Monday, June 29, 2009

Loose and Tight models of Sustainability

For some sustainability optimists, the simultaneous crises of climate change and peak oil (to which we must now add the economic slump and debt crisis) is also a great opportunity. The need to reduce our dependence on fossil fuels and to live within our planet's needs is, they hope, a wake-up call for our civilisation, and the chance to move towards a different way of living.

This new way would be based on a deliberate, conscious decision to reduce the complexity and inter-dependence of our civilisation. It would involve re-localisation, a reduction in consumption of many unnecessary goods and services, a degree of de-industrialisation and re-engagement with more fundamental aspects of life such as food growing. We'd have less stuff, and our 'standard of living' as measured by conventional indices like GDP would reduce, but our quality of life would improve.

This kind of vision is sometimes accompanied with an evocation of the wartime spirit, with fond memories of digging for victory. The Slow Food movement, and even more the Transition Towns movement, are good examples of this kind of thinking. In essence, this view says Loose rather than Tight is the key to resilience, which in turn is the key to sustainability.

But there is another vision of a low-carbon, more sustainable society, which is more or less the polar opposite – even though it is also a plan for sustainability. It argues that we need less Loose – that Tight, and efficiency, are the only route to a sustainable society.

Here, sustainability depends on more technology and more centralisation to deliver efficiency gains; it's these that make it possible to reduce energy consumption and emissions without reducing the quality of life. So energy efficiency based on “smart grids” that link generation more closely to consumption – real-time monitoring of your electricity meter is a must. High-tech communications equipment in our homes substituting for travel – both for work and for leisure. We'd be less likely to have our cars, and we'd be more urbanised and densely packed, not less – especially since high-energy modes of transport would be less affordable.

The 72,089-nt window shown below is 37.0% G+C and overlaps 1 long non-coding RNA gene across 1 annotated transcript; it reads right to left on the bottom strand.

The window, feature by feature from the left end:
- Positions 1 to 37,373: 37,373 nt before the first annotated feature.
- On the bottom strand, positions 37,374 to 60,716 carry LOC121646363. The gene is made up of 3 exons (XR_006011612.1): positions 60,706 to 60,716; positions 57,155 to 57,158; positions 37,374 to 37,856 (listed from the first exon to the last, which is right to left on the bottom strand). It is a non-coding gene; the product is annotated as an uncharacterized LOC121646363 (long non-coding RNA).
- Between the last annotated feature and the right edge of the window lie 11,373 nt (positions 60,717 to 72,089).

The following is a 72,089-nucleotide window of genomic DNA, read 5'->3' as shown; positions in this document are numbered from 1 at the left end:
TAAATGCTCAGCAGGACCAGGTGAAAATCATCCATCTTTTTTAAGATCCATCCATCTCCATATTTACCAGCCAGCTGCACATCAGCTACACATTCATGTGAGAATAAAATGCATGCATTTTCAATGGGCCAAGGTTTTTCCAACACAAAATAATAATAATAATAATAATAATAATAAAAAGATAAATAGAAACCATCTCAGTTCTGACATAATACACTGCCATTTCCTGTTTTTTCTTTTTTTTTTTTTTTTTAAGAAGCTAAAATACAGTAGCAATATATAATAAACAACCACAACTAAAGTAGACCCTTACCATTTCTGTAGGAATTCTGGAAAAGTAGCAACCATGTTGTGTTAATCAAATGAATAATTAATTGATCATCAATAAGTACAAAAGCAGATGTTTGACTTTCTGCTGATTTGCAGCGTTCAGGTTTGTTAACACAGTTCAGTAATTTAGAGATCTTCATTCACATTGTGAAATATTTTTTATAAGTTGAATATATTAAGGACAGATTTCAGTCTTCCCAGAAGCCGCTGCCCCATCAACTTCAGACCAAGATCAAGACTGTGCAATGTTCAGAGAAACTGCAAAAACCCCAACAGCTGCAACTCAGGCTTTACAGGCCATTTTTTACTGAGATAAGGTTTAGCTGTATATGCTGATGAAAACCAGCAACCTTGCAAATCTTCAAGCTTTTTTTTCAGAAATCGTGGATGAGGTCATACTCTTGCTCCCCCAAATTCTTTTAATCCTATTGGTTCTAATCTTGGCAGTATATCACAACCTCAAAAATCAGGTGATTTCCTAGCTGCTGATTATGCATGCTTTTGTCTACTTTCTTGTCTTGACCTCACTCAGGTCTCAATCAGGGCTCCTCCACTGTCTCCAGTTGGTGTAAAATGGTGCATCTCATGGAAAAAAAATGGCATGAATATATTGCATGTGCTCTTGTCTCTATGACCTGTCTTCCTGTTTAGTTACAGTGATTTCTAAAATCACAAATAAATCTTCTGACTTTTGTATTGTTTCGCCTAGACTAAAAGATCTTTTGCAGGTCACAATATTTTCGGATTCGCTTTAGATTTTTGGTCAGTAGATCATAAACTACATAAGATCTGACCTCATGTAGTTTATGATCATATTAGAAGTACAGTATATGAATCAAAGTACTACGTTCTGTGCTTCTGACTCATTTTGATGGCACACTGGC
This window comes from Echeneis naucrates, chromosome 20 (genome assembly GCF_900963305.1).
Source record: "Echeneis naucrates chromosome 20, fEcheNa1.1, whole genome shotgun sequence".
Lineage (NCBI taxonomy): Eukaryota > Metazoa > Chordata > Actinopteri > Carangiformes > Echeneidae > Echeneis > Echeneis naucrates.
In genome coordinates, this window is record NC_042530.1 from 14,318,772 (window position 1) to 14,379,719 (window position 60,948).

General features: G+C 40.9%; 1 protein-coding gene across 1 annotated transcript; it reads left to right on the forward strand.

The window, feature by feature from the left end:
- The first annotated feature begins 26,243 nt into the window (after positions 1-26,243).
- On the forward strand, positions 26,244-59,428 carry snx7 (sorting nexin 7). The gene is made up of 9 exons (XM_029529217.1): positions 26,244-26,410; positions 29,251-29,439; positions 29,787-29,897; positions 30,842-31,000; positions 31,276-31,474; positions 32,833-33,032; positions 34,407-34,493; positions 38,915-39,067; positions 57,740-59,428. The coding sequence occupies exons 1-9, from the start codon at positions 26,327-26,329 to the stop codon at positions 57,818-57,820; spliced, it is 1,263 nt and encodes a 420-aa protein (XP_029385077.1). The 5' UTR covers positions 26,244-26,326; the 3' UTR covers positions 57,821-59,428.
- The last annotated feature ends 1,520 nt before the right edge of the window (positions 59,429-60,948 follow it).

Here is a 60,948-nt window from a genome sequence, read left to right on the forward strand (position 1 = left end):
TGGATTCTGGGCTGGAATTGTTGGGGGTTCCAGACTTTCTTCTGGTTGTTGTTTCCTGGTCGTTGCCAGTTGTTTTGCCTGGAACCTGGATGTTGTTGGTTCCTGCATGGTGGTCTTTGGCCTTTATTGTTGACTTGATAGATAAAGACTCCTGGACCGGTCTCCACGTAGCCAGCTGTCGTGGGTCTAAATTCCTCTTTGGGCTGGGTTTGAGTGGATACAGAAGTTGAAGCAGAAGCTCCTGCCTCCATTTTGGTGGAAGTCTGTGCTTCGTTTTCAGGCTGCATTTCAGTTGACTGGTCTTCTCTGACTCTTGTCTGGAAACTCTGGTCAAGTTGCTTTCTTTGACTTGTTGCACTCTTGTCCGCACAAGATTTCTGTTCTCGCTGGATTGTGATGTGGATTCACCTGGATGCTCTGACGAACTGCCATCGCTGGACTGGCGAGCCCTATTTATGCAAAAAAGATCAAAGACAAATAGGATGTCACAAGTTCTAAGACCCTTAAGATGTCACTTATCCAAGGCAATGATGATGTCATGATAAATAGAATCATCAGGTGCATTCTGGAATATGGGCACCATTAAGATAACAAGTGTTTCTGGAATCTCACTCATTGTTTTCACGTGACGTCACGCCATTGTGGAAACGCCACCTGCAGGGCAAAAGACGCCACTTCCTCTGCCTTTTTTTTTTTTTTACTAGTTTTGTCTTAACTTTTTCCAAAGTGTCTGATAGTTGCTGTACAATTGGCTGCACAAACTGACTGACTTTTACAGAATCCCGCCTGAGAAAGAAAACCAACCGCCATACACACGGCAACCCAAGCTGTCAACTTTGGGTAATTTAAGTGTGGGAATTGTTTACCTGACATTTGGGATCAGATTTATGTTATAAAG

This second vision is the one implicit in some of the plans for a sustainable future drawn up by business, by the big consulting firms and the technology industries, like the “SMART 2020: Enabling the Low Carbon Economy in the Information Age” drawn up by the “Global e-sustainability Initiative”and The Climate Group.

Most of the time there is little contact between the two different visions. For the most part, the Green movement simply pretends that the high-technology model of sustainability doesn't exist; there are a few exceptions. Simon Fairlie at least confronts the issue head-on in his revisit to 'Can Britian Feed Itself?', in which he attributed to James Lovelock a plan whereby “a third of the land is given over to wilderness, and a third to agribusiness, while the majority of the population is crammed into the remaining third and fed on junk food”.

Mainly, though, Greens prefer to think that when business talks about the transition to a low-carbon economy as an opportunity, they are only interested in a bit of greenwash and marketing spin, and to sell us more stuff with a green label on it. And of course, business doesn't think much about the Loose model either – except to caricature anyone who has doubts about the possibility of growth without end as a know-nothing who wants to return us to the Middle Ages if not to the Stone Age.

As a Green, my heart, and my sympathies, are with the proponents of Loose, but increasingly my head is with a version of Tight. A more sustainable society will de-centralise some things, but it almost certainly will need to centralise others. It's fun to play around with local currencies, but funding social services and health requires a proper tax system. The Transition Town vision of re-localisation is great for Totnes and Lewes, but we need a different vision for the great urban conurbations that have arisen because of the existence of a global economy and don't make sense without it – this is true not only of the City of London, but also for Haringey and Brixton.